The ‘party getting out of hand’ narrative is one we’ve seen many times before, whether it be it Animal House, Project X or Sisters, and Josh Gordon and Will Speck’s Office Christmas Party bears similarities to the latter, in that we’re watching this night of destruction and debauchery unfold between (supposedly) respectable adults. This is the film’s selling point, as we watch on as the 9 to 5 brigade loosen their ties and get down and dirty, but the overriding sense of familiarity is more a curse than a blessing on this particular endeavour.

Following the arrival of CEO Carol (Jennifer Aniston), her younger brother Clay (T.J. Miller) is warned that his branch of their father’s business is risking closure, if they don’t make an impossible amount of money in the next 24 hours. So with a multi-million dollar contract on the line, the eccentric boss decides to throw a mega Christmas party to impress potential business partner Walter (Courtney B. Vance) and save the jobs of his employees. Alongside his hard-working colleagues Josh (Jason Bateman) and Tracey (Olivia Munn), they start preparing for an event so spectacular that the contract will surely be theirs by the time the night is up. At least that’s the idea.

Bateman represents the viewer within this picture as he so often does, appearing as something of a cipher, the everyman peering into this mad and dangerous environment. It’s a role he’s so accomplished at playing, for he has this wonderfully comedic, deadpan persona and constant look of bemusement smacked across his face – yet like any traditionalist comedic device of this nature, the joke here is that he’s just as mad as those he surrounds himself with, as behind the facade lies a man equally as prone to destruction. Though Bateman is the lead in this tale, it’s an ensemble piece with a whole myriad of characters, and credit must go to Speck and Gordon for balancing each respective arc, and allowing every character time to flourish.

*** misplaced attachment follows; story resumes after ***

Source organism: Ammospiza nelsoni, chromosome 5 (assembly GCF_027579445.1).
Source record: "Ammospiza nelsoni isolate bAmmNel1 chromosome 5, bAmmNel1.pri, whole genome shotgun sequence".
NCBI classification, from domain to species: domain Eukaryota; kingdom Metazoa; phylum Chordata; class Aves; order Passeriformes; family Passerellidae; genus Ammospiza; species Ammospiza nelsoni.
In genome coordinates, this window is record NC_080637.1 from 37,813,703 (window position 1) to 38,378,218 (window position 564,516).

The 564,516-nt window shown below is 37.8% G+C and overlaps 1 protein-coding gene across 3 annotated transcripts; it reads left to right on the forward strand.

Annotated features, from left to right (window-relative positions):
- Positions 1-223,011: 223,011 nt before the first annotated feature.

Narratively, however, Office Christmas Party is frustratingly contrived, with an inclination to maintain a sense of immensity where on occasion a more understated approach would be beneficial. Like many disaster comedies, ranging from The Sitter to 30 Minutes or Less to anything Harold & Kumar seem to appear in, the writers believe that throwing in several obstacles for the protagonists to overcome makes for compelling cinema, but less is so often more. As soon as the pimps arrive, and the guns are wielded, or car chases occur, it’s here the viewer’s attention is put to the test, as it’s the more character driven elements that evoke any humour, not the forced set-pieces.

What transpires is a truly generic comedy that seems averse to attempting anything new. To follow all the same beats of the genre and abide by the formula in place can be comforting, but only when the material is strong enough that you don’t notice, and regrettably the laughs in Office Christmas Party are few and far between. That said, it’s still a party that looks quite enticing to attend, better than anything us Brits manage during the festive period. We just drink mulled wine, talk about work and make sure we leave to catch the last train home. Which, come to think of it, may just have made a better movie.

  • david

    On point review. Less is more is just not what Hollywood seems interested in.